Meaning of MORTAR in English

MORTAR

I. ˈmȯr]d.ər, ˈmȯ(ə)]d.ə(r, ]tə- noun

( -s )

Etymology: Middle English morter, from Old English mortere & Middle French mortier, from Latin mortarium mortar, vessel in which substances are pounded or rubbed, plastic building material that hardens and is used in masonry, trough in which mortar is mixed; akin to Greek marainein to waste away — more at smart

1.

a. : a small usually bowl-shaped vessel made of a hard material (as porcelain or brass) in which substances are pounded or rubbed with a pestle

b. : a large cast-iron receptacle in which ore is crushed in a stamp mill

2. archaic

a. : a bowl of oil with a floating wick

b. : a thick candle

3.

[Middle French mortier muzzle-loading cannon having a tube short in relation to its caliber, vessel in which substances are pounded or rubbed]

a. : a muzzle-loading cannon having either a rifled or smooth bore and a tube short in relation to its caliber that is used to throw projectiles with low muzzle velocities at high angles

b. : any of several similar firing devices used for various purposes (as to throw a lifeline or to fire pyrotechnic bombs or shells)

II. verb

( -ed/-ing/-s )

transitive verb

: to direct mortar fire upon or to hit with mortar shells

the enemy … was mortaring a crossroads behind our lines and interfering with our movements — C.C.Wertenbaker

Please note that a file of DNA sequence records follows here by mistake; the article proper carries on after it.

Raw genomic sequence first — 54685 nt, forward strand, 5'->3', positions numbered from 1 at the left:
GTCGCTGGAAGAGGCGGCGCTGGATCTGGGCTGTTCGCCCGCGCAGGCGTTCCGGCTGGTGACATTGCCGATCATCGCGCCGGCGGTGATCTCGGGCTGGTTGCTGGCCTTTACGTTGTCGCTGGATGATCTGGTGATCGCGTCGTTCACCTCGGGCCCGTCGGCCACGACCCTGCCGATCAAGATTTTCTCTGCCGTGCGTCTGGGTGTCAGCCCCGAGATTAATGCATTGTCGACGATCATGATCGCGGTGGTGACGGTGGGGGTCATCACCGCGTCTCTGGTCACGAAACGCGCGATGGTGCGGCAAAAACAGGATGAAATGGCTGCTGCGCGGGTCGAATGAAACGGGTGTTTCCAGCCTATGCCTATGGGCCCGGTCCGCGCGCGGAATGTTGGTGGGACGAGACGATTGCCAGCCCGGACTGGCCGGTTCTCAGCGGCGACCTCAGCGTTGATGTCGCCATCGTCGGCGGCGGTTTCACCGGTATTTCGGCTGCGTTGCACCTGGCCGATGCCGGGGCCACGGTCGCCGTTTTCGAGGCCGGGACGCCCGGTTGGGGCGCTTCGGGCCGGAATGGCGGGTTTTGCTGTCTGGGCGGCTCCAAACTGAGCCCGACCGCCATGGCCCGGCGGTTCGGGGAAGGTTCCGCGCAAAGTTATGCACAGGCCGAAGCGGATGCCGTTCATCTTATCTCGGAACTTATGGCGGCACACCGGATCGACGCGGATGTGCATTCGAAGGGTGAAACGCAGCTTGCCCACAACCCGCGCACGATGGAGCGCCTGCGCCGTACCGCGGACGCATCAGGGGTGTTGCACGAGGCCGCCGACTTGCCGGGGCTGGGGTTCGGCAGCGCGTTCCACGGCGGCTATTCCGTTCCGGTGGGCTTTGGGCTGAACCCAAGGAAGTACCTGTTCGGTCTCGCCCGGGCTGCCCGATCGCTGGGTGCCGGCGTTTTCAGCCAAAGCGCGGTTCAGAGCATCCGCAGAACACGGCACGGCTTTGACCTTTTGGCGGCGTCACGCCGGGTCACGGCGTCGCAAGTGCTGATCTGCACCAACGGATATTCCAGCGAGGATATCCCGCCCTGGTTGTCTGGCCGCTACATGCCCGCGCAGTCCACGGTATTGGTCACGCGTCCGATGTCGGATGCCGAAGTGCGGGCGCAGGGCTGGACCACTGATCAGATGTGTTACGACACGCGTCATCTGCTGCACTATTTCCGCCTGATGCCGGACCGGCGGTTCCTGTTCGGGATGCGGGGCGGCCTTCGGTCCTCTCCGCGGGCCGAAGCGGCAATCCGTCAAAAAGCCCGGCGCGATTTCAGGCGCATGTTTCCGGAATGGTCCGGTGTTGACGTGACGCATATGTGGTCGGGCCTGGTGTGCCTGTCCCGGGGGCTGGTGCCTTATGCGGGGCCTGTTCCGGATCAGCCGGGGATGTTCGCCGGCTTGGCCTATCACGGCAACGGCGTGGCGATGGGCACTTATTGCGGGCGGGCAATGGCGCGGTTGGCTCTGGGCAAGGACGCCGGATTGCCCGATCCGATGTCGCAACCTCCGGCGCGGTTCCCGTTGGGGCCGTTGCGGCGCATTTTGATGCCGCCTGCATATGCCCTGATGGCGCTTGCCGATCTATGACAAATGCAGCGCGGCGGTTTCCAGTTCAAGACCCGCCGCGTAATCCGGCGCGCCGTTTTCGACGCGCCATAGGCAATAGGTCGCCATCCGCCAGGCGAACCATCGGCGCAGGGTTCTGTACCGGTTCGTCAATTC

the leading tank … radioed it had been mortared — Life

intransitive verb

: to fire mortars

can expect the mortaring to begin any minute — Ned Calmer

III. noun

( -s )

Etymology: Middle English morter, from Old French mortier, from Latin mortarium

1. : a plastic building material that hardens and is used in masonry or plastering ; especially : a mixture of cement, lime, or gypsum plaster with sand and water that is used in either the plastic or hardened state

the masons are calling for mortar — Walt Whitman

2. : something that binds or holds together

our dreams are built solidly with the mortar of our toil and blood — Stuart Cloete

moral and spiritual values … the mortar which holds together the other educational ingredients — Educational and Psychological Measurement

IV. ˈmȯrtər\ verb

( -ed/-ing/-s )

Etymology: Middle English morteren, from morter, n.

transitive verb

: to plaster or make fast with mortar

intransitive verb

dialect England : to tramp about especially with mud or dirt on one's feet

keep mortarin' in and out, in and out, for everlastin' trampin' through — H.E.Bates

Webster's New International English Dictionary.      Новый международный словарь английского языка Webster.